In a way, this is reminiscent of the Cox Committee’s investigation in the late 1990’s on the alleged espionage activities of Chinese in America. The unclassified part of the Cox Committee report painted a lurid picture of Chinese espionage running amuck in America. Tens of thousand storefronts in America registered to Chinese entities were cells and every ethnic Chinese was a potential spy for China. The Cox Committee also assured the public that they had smoking guns though consigned to the classified section of the report and not available to the public.

By now the smoke from the Cox Report has largely dissipated and the only concrete result was the arrest of Los Alamos scientist, Dr. Wen Ho Lee. He spent nine months in solitary confinement before the presiding judge apologized to Lee and threw out the case. The legacy of the hysteria created by the Cox Committee investigation is a lingering suspicion of the loyalty of Chinese Americans and the erosion of the idea that US Congress behaves honorably.

Sadly, politicians have continued to find profit in taking pot shots at China. The incumbent President Obama, a Nobel Peace laureate no less, proclaimed a military pivot to Asia, and thus encouraging conflict in the waters around China, to show that he is not soft on China. His opponent, Romney, promises to declare a trade war against China on the day he takes office—if elected. Members of Congress regularly take the floor to blame China for all the economic woes in America. None of the American leaders of any stature have spoken about the importance of getting along with China.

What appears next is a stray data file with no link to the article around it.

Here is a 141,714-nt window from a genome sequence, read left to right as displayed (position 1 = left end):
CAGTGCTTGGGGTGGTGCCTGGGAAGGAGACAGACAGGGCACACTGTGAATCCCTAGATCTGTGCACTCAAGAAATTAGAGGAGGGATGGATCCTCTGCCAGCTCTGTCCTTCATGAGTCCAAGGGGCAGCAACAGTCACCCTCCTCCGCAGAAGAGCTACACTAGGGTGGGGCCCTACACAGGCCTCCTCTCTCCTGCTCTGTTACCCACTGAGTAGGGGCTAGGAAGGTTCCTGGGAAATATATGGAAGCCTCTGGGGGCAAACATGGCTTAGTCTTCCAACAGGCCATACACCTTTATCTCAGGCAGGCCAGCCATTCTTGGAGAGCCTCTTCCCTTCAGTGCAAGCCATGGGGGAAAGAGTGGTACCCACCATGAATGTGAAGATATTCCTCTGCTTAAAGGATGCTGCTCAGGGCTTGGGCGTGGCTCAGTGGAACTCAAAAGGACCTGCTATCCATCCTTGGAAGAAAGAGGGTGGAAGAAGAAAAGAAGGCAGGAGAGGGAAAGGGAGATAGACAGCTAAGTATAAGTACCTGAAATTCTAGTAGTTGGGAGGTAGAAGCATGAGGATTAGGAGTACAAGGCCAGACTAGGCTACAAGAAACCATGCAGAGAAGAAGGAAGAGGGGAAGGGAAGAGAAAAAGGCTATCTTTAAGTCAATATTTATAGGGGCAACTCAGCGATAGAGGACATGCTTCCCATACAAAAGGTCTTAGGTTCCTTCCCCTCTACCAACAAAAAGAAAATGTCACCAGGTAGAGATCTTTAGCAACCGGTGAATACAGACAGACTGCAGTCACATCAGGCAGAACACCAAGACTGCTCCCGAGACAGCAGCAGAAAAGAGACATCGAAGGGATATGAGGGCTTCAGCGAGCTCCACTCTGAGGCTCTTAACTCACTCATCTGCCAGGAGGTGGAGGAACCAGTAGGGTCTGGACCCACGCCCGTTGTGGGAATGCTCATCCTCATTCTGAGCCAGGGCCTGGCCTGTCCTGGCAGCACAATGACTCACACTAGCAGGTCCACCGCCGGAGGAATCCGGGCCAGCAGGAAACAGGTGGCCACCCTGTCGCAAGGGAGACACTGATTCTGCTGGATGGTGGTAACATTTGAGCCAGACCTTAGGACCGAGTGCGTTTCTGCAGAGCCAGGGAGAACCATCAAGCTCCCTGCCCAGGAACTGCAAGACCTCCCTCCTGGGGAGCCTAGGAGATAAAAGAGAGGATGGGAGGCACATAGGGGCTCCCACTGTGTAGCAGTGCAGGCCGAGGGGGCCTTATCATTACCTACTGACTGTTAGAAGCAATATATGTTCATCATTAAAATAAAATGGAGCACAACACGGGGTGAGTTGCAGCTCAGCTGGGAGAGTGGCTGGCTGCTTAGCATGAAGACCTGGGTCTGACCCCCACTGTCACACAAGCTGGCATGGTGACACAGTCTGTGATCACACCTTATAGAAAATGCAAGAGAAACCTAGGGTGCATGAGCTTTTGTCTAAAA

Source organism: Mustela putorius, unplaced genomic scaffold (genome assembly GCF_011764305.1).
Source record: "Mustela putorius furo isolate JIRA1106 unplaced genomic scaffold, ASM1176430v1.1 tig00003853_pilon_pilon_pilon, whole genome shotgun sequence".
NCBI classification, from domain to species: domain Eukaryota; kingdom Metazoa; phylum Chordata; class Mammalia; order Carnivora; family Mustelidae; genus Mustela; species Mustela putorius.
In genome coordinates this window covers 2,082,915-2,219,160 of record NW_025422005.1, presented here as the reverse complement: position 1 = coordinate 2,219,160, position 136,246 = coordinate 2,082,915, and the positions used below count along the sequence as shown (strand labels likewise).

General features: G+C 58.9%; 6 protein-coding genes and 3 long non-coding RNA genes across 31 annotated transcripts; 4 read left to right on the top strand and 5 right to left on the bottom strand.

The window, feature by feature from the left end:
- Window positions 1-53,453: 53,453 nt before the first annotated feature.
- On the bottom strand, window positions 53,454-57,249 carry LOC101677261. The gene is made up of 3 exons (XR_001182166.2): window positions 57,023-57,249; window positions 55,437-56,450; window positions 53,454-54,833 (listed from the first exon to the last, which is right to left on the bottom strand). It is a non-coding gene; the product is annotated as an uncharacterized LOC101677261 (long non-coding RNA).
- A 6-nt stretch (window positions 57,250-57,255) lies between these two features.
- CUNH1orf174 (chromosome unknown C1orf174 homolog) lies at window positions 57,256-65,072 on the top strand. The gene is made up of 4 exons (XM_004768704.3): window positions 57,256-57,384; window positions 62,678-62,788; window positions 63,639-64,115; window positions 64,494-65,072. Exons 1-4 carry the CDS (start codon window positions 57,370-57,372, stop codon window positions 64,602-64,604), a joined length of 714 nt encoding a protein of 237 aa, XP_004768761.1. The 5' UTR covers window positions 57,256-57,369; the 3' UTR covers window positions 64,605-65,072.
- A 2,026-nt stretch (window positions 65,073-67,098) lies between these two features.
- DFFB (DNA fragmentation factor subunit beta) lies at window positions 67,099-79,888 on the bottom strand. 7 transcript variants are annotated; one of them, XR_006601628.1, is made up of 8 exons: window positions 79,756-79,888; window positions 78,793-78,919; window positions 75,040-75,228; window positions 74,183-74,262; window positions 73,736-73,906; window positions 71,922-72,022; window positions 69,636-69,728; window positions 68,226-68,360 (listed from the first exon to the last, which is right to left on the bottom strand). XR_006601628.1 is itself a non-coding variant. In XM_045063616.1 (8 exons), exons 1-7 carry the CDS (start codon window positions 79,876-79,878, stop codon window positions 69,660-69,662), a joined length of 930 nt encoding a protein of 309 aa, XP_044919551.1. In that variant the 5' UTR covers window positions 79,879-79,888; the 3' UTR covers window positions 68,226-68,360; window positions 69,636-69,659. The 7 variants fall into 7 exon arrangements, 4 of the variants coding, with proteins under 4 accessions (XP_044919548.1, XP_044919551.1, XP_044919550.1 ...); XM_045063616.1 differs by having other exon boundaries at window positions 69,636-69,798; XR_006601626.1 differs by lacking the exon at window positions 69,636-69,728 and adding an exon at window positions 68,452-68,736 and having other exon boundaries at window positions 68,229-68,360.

Bashing China has no apparent down side for American politicians unless and until the bilateral relations between the two most powerful nations spiral out of control leading to tragic consequences. The challenge for the incoming leaders of Beijing is to strike a balance between being more transparent to ameliorate American feelings and reassuring its own constituents that China’s sovereignty is not being compromised by American demands. It will be up to the American people to punish mindless China bashing by voting the offenders out of the office and encourage leaders that recognize the importance of promoting mutual trust between the two nations.

What’s at stake is the future peace and prosperity of the world depending on China and the US getting along without rancor.

A shorter version appeared in China-US Focus.

Sunday, October 21, 2012

American Cover Up of Japan's WWII Atrocities by Unit 731